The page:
Drama is taught to all girls in Years 7 to 9. It is then an option at both GCSE and A Level.

In Year 7, the girls learn basic drama skills such as mime and improvisation, and work on radio plays, musical theatre, and Shakespeare.

In Year 8, they experience a range of theatrical styles and methods, from the ancient Greeks to commedia dell’ arte. They go on a day trip to the Globe theatre, which includes a tour and workshops. Every girl also participates in performances of condensed Shakespeare plays that are presented to parents as part of the Year 8 parents meetings.

In Year 9, the girls learn about dramatic genres such as forum theatre, farce, musical theatre, and physical theatre. They use political theatre to look at issues such as the suffragettes and homelessness. They also try their hand at script-writing.

At GCSE, pupils follow the Eduqas Drama course, which contains a significant practical element. The girls put on their own devised pieces as well as performances from text, which are chosen by the girls in consultation with the department. Recent choices have included Di and Viv and RoseThe Wasp and Shakers. Trips to live performances are a regular part of the course, and girls normally see eight or more plays during the two years, in addition to seeing performances through the NT Archive and Digital Theatre. There are also regular workshops with professional practitioners.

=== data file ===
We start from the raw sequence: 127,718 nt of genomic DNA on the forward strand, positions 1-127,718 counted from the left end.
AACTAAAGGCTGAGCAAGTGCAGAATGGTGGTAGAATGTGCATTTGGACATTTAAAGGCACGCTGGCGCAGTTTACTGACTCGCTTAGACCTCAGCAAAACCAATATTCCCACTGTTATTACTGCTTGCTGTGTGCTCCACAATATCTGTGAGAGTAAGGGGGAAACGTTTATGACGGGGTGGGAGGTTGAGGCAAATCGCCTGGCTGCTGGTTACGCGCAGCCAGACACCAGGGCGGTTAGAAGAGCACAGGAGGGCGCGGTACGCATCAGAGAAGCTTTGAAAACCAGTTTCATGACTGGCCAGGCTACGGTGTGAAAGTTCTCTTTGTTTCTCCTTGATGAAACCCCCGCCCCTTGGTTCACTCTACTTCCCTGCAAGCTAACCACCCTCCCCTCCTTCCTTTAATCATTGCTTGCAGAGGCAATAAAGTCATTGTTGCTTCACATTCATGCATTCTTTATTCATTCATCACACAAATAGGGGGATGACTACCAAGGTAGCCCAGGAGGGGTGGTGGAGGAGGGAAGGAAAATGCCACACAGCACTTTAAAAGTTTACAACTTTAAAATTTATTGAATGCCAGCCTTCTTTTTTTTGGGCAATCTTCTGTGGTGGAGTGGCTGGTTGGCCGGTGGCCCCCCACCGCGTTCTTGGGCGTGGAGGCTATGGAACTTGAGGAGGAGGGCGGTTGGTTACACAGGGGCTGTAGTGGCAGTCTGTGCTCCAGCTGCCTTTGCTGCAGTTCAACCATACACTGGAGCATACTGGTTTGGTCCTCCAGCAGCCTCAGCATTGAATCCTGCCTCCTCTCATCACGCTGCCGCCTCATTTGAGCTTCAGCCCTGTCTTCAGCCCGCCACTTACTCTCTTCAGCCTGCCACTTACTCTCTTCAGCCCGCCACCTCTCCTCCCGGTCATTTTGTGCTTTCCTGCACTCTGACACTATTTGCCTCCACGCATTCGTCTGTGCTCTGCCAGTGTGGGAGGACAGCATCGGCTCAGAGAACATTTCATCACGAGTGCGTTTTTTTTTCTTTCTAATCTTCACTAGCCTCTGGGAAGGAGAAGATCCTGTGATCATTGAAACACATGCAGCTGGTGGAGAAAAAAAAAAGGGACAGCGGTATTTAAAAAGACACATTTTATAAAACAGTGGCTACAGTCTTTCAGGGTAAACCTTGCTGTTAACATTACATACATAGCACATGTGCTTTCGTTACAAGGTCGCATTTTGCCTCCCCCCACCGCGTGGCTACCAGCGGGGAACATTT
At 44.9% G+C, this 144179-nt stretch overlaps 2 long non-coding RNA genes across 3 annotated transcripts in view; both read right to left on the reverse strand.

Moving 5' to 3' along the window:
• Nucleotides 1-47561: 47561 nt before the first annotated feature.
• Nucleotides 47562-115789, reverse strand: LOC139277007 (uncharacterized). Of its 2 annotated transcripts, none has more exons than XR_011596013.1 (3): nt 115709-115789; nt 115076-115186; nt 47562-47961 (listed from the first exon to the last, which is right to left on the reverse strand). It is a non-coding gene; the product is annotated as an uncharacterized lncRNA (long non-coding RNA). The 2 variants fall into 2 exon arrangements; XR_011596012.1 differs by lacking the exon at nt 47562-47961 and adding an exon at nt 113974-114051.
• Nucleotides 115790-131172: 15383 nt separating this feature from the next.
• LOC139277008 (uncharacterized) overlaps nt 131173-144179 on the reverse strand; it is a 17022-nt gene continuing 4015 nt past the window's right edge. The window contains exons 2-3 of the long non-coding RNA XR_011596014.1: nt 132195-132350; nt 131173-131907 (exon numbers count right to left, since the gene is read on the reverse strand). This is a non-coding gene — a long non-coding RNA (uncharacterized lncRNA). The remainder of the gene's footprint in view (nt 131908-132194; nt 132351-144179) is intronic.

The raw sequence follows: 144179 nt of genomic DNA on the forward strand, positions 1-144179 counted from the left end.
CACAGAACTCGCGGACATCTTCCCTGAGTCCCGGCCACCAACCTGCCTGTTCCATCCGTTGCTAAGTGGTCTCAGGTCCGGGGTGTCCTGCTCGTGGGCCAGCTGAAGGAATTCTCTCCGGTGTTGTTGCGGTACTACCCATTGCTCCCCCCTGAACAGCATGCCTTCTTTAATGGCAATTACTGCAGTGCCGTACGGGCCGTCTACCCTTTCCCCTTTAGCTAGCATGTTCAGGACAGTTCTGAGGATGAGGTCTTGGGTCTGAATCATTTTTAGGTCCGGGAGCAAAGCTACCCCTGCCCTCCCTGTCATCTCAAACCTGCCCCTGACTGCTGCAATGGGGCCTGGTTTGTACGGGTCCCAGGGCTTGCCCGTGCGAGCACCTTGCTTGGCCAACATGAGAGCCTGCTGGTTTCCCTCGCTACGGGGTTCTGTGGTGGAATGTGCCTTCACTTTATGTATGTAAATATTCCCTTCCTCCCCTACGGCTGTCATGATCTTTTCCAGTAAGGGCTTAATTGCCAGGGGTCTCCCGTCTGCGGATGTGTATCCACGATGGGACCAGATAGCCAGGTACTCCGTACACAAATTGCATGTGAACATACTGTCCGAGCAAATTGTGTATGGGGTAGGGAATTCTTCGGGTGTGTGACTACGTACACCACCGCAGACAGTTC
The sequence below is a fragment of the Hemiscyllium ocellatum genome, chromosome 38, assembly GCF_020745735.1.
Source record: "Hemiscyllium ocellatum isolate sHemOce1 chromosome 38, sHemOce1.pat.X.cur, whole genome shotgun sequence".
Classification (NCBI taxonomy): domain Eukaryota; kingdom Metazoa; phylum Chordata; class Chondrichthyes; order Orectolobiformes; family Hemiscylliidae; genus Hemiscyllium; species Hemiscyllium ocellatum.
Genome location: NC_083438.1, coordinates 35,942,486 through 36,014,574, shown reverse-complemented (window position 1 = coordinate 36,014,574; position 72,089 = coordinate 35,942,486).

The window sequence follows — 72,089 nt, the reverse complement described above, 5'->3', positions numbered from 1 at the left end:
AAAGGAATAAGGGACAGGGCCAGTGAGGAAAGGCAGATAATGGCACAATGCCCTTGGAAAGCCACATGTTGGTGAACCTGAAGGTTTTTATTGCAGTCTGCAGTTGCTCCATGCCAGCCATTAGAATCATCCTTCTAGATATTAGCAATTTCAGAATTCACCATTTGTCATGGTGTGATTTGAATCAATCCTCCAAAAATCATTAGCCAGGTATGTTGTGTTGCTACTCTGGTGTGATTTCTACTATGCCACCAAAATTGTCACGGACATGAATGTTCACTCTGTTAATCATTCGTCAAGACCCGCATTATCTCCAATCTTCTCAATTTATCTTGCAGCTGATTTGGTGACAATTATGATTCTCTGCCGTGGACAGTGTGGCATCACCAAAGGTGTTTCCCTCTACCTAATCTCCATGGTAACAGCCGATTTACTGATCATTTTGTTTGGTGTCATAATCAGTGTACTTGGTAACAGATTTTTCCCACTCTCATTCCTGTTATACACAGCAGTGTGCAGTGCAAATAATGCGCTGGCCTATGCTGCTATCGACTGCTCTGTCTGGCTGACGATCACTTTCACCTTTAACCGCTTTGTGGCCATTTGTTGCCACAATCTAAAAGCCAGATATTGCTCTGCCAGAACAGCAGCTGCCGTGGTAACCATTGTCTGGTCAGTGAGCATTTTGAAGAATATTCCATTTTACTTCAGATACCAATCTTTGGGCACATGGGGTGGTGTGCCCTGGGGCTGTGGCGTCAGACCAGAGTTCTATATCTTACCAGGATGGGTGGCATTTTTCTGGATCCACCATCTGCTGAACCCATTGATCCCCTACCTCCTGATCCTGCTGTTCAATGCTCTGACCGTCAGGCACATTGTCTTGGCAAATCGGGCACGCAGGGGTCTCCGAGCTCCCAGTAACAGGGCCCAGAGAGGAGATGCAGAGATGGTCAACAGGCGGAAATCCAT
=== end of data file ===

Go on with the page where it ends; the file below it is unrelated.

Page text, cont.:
At A Level, pupils follow the Eduqas Theatre Studies course, which again highlights the practical side of the subject while maintaining intellectual rigour and a sense of academic enquiry. The course includes the chance to re-imagine a text for performance, and opportunities to study classics of theatre literature such as Cat on a Hot Tin Roof and Hedda Gabler alongside more modern works such a Chimerica and The Curious Incident of the Dog in the Night-Time. The girls are required to watch as much live theatre as possible, so there are regular trips to see some of the many exciting theatre productions available both locally and in London.

Beyond the classroom

The department regularly takes girls to see live theatre. GCSE and A Level girls have recently enjoyed trips to see Hadestown at the National Theatre, The Curious Incident of the Dog in the Night-time at the Piccadilly Theatre, Twelfth Night at the Young Vic, and All My Sons at the Old Vic. Trips for lower school girls have included Les Misérables at the Queen’s Theatre and Wicked at the Apollo.

The department also runs a bi-annual trip to New York City to visit Broadway. On the 2019 trip, the girls saw several plays, including Sam Shephard’s True West and Disney’s Frozen, as well as visiting a number of culturally important American landmarks and taking part in theatrical workshops with Broadway performers.

Girls can opt to take Extra Drama, which leads to the Trinity Guildhall examinations and beyond. Extra Drama pupils in Years 7 to 9 put on a showcase of their Shakespeare work every year in the Rose Theatre, while the Year 10 girls perform contemporary pieces.

There are plenty of opportunities for girls to perform on stage. In the 2018-19 academic year, the department have put on Antigone, Out of Love, The Blue Electric Wind, The House of Bernarda Alba, Second Person Narrative and Little Women. Every year the Drama Captain directs a play of her own choosing, which this year was Out of Love. Year 8 drama teachers produce a reduced Shakespeare performance, and the Extra Drama pupils perform monologues and duologues in An Evening with the Bard. There is also an annual House drama festival, the entries for which are directed by the Sixth Form Drama Captains, and the pupil-led open platform A New Narrative, in which girls can perform new and original material in a relaxed studio environment.